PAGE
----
Plaintiff's final argument is that even if his eviction serves a remedial purpose, given his misconduct, it is so disproportionate as to constitute punishment. This argument relies on Halper, which held that a $ 130,000 civil False Claims Act penalty crossed the line from remedy to punishment because it was so disproportionate to the amount of money the government expended to investigate and prosecute the fraud. This is, of course, an "as applied" argument. Furthermore, Taylor ignores Halper's limiting language: "What we announce now is a rule for the rare case, the case such as the one before us, where a fixed-penalty provision subjects a prolific but small-gauge offender to a sanction overwhelmingly disproportionate to the damages he has caused." Halper, 490 U.S. at 449. The instant case does not involve a monetary-penalty statute designed to make the government whole.

 The Court holds that subsection "n" does not impose a second punishment in violation of the Double Jeopardy Clause.

 Excessive Fines Analysis

 The Eighth Amendment provides: "Excessive bail shall not be required, nor excessive fines imposed, nor cruel and unusual punishment inflicted." *fn15" As with the Double Jeopardy Clause, plaintiff must, as a preliminary matter, demonstrate that subsection "n" constitutes punishment.

 Taylor contends his eviction from public housing is tantamount to an excessive fine, analogizing his case to United States v. Robinson, 721 F. Supp. 1541 (D.R.I. 1989). In that case, the court held that compelling a recipient of Section 8 rental assistance to surrender her tenancy pursuant to a criminal forfeiture action would disproportionately punish the defendant, thereby violating the Eighth Amendment. The court based this holding on the fact that "an order of forfeiture here would be, in effect, a sentence of homelessness for the defendant and her three young children." Id. at 1544. This case does not help Taylor as much as he would like, however, because it involved a criminal forfeiture statute. Thus, the threshold requirement for Eighth Amendment application--that state action be intended to punish--was clearly satisfied. For the reasons explained above, plaintiff here cannot demonstrate that subsection "n" of the Anti-Eviction Act constitutes punishment. Accordingly, the Court need not reach the question of whether the punishment is excessive.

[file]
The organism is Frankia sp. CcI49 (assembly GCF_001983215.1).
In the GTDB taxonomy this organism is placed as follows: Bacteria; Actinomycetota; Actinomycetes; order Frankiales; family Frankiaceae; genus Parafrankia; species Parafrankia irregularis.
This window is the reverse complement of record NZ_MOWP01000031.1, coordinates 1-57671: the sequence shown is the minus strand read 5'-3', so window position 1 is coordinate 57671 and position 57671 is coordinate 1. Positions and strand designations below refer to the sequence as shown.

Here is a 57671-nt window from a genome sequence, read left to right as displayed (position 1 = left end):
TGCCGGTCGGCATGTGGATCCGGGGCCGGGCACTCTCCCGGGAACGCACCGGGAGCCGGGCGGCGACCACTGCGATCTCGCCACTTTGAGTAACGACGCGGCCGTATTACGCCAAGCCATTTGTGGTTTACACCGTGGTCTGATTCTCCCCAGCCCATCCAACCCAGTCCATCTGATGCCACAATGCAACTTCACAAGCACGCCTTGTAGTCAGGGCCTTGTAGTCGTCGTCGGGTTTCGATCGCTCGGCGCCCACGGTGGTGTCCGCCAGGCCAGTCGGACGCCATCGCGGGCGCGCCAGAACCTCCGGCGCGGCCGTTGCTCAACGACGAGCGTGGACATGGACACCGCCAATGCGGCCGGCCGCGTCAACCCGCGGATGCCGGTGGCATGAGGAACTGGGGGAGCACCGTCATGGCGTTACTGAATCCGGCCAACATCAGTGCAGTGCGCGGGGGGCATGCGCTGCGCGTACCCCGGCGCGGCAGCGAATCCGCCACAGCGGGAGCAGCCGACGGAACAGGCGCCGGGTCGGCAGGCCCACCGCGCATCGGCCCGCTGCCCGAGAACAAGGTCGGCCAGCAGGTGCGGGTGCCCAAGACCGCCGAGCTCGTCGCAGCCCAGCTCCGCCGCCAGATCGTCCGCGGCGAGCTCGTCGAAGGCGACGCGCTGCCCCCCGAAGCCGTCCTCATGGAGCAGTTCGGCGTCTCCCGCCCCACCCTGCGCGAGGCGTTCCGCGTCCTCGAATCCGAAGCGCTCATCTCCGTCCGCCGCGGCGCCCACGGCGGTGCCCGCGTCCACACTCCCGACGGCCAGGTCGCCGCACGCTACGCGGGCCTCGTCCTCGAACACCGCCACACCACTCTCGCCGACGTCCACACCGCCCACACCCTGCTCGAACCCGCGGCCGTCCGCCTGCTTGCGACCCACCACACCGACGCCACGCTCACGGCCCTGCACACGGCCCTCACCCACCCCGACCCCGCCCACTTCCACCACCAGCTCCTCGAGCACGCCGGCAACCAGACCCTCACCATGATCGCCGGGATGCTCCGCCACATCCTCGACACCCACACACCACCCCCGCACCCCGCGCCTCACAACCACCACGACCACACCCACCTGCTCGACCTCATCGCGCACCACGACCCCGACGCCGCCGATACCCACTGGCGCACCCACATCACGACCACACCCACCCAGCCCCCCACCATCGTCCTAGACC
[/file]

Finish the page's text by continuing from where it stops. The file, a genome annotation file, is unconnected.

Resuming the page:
Due Process Analysis

 Lastly, plaintiff makes a substantive due process challenge, arguing that subsection "n" imposes a punishment so "plainly arbitrary and oppressive as to violate the due process clause." Southwestern Telegraph and Telephone v. Danaher, 238 U.S. 482, 59 L. Ed. 1419, 35 S. Ct. 886 (1915). This argument is unavailing since the Court has already concluded that the challenged statute does not constitute punishment. Furthermore, subsection "n" is a rational strategy to effectuate New Jersey's legitimate goal of protecting landlords and tenants from the evils associated with tenant drug use. See United States v. Carolene Products Co., 304 U.S. 144, 152, 82 L. Ed. 1234, 58 S. Ct. 778 and n.4 (1938) (articulating rational basis standard). The Court holds as a matter of law, therefore, that subsection "n" does not contravene substantive due process.

 November 28, 1995

 John C. Lifland

 United States District Judge